This might seem like way too long to cook a beef stew, and it probably is, but Nick and I like it when the stew has been cooked for so long its components are just demolished and the broth is very thick. We like it when the potatoes are disintegrating, and the beef cubes are falling apart into little stringy bits, and that takes at least 2 1/2 to 3 hours.

You pretty much can't overcook this stew. Adjust to taste with salt and lots of pepper. We like our stew to be very peppery, and very heavy on the rosemary.

Speaking of rosemary, I noted above that this stew is delicious when served with rosemary bread. We used to buy the rosemary sourdough bread from Whole Foods, but I didn't think that bread bought on Friday was going to be much good on Saturday, and I certainly wasn't going to be making a trip to the store on Saturday.

In case you don't live in the Baltimore/DC area, this is why I wasn't going anywhere on Saturday:

So I decided to make Jim Lahey's ciabatta bread with some added rosemary. If you haven't heard of Jim Lahey's no knead bread technique, you should definitely check out his cookbook. A few years ago, he created a sensation with this breadmaking technique, and it was profiled by the New York Times.

If you don't feel like checking out the book, the Times printed a version of his basic recipe here. Cook's Illustrated also came up with a bread that uses this technique, so you might be able to find that version.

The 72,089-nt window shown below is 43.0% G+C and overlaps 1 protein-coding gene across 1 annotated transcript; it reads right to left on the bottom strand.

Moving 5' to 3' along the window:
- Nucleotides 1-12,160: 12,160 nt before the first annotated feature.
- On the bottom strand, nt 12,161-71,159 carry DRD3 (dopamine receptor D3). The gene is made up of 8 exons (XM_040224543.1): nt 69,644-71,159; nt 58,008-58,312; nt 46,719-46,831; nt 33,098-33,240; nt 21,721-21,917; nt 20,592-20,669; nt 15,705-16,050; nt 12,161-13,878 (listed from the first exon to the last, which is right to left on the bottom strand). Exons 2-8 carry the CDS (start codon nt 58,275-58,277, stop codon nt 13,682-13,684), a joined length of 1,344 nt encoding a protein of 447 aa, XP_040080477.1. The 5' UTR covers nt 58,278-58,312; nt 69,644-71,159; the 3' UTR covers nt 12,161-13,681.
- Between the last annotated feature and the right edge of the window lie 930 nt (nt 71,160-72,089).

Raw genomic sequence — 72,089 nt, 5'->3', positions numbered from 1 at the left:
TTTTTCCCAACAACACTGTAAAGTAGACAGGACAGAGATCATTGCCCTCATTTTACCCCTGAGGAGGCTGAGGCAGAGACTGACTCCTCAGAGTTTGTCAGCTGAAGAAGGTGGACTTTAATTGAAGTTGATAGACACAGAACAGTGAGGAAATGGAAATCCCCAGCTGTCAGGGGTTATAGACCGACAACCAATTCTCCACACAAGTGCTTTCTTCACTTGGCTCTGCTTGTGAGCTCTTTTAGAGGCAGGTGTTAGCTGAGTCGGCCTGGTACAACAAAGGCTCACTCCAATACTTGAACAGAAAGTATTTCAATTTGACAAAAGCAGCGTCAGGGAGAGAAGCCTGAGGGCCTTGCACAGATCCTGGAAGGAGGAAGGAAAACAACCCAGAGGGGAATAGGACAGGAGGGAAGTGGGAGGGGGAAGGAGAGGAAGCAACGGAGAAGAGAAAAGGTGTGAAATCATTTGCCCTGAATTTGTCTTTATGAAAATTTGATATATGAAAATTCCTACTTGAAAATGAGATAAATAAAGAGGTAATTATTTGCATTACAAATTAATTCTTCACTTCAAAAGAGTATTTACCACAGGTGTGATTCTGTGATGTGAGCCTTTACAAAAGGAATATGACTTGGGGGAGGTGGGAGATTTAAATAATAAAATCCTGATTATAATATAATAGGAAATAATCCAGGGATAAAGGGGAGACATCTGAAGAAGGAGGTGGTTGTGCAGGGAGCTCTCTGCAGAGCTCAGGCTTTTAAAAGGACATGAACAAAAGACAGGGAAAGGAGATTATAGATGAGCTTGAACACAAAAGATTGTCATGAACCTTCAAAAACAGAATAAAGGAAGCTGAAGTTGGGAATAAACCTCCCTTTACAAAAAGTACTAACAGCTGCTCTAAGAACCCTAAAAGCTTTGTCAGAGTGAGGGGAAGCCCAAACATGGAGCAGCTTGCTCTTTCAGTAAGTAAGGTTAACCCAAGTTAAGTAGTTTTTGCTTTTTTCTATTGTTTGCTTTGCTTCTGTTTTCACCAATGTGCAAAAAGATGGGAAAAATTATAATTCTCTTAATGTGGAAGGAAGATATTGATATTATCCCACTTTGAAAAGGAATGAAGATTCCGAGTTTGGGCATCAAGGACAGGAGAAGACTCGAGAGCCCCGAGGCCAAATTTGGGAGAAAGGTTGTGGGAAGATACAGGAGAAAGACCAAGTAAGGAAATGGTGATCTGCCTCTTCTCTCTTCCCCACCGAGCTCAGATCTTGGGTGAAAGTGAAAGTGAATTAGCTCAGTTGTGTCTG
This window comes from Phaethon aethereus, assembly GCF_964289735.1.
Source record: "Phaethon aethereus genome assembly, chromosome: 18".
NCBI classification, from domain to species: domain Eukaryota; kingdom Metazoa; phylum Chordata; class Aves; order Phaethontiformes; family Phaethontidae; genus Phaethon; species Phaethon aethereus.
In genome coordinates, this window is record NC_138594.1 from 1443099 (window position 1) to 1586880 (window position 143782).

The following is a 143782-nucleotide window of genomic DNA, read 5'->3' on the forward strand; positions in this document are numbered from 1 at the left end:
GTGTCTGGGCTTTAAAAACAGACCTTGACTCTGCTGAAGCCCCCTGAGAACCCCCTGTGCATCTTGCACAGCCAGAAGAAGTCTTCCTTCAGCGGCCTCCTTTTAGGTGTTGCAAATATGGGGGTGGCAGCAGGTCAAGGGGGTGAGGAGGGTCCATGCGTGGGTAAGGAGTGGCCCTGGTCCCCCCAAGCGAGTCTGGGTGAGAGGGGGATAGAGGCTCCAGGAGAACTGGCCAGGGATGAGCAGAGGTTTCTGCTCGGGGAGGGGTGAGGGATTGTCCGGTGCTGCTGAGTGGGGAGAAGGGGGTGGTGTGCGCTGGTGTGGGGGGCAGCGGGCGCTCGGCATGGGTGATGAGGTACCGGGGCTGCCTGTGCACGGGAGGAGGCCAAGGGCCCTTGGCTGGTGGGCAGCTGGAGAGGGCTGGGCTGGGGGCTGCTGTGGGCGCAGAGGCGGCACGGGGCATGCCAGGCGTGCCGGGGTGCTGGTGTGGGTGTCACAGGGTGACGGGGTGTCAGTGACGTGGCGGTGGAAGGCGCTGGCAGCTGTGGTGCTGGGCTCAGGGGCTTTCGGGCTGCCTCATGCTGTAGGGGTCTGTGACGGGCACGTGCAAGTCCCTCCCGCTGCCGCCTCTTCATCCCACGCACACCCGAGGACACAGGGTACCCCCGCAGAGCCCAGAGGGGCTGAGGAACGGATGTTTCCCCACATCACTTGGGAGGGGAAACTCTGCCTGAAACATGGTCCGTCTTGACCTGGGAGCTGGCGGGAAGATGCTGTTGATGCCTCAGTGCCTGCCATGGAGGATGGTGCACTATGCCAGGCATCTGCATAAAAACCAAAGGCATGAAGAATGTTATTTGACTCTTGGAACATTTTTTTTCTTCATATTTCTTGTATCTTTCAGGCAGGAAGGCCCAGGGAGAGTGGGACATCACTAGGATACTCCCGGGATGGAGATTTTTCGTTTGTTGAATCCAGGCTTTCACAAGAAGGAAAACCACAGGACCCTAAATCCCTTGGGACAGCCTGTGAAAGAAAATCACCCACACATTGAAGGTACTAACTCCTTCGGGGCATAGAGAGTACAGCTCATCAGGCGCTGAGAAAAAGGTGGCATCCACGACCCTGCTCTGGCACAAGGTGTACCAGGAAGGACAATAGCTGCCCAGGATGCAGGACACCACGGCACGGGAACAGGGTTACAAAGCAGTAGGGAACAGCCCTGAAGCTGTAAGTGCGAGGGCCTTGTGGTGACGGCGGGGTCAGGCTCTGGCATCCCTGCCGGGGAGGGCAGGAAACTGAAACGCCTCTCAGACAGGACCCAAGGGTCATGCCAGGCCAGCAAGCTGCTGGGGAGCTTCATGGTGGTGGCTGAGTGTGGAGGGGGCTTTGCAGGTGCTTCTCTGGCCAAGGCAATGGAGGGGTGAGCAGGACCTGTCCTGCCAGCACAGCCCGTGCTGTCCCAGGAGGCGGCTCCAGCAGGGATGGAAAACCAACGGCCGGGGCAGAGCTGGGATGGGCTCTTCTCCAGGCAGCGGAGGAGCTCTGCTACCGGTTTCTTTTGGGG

(Finally, the sun came out, and there was color!)

Basically, you create a very wet bread dough with a very small amount of yeast. Jim Lahey explains the science behind this dough in his book:

"The long, slow rise brings the gluten molecules into side-by-side alignment, to maximize their opportunity to bind to each other and produce a strong, elastic network. The wetness of the dough is an important piece of this because the gluten molecules are more mobile when there is a sufficient quantity of water, and so can move into alignment easier and faster than if the dough was stiff."

If you ever make this dough, it will seem totally wrong at first, but don't add more flour, just go with it.

This bread is insanely easy to make; it just requires that you plan ahead in order to accommodate the 18-24 hour rise. I've made his standard recipe, as well as the wheat recipe, so I wanted to try the ciabatta.

Speaking of ciabatta, if you ever find yourself at Pazo in Batimore, you should get their ciabatta.

So I made the dough by just dumping the ingredients together, including about 2 teaspoons of rosemary, and let the dough rise for about 22 hours.

Speaking of chopping rosemary, I got bored with using the chef's knife, so I decided to try the coffee grinder. It worked beautifully, and I felt like a genius. It wasn't so easy to clean, though, so we'll see how I feel later when I'm drinking rosemary-scented coffee. Gross.
The dough then got pushed around a little bit and underwent a secondary rise for about an hour.

Jim Lahey then directs you to put half of the dough on a preheated pizza stone and cover it with a preheated clay baker. Well, I don't have a clay baker, and because they sound highly breakable, I don't intend to get one.
Instead, I inverted the dutch oven to cover the bread on the pizza stone. This was potentially a very bad idea, as dutch ovens are quite heavy. The clay bakers are heavy too, though, and I figured that the dutch oven at least has big handles.

Well, I managed to cook two separate loaves of bread without inflicting a serious injury upon myself. And the bread was awesome.

Jim Lahey sounds a little cocky when he claims that his bread is better than what you'll find in most stores, but it's true. I could have eaten all of that bread myself, especially with some cheese and Prosecco.

Did you know that sparkling wine is really good with beef stew? I wouldn't have guessed, but it was great. We've all been drinking Prosecco and Cava before meals for a while now, and it's recently gotten trendy. I swear we were doing it first, though.

What a lovely snow day.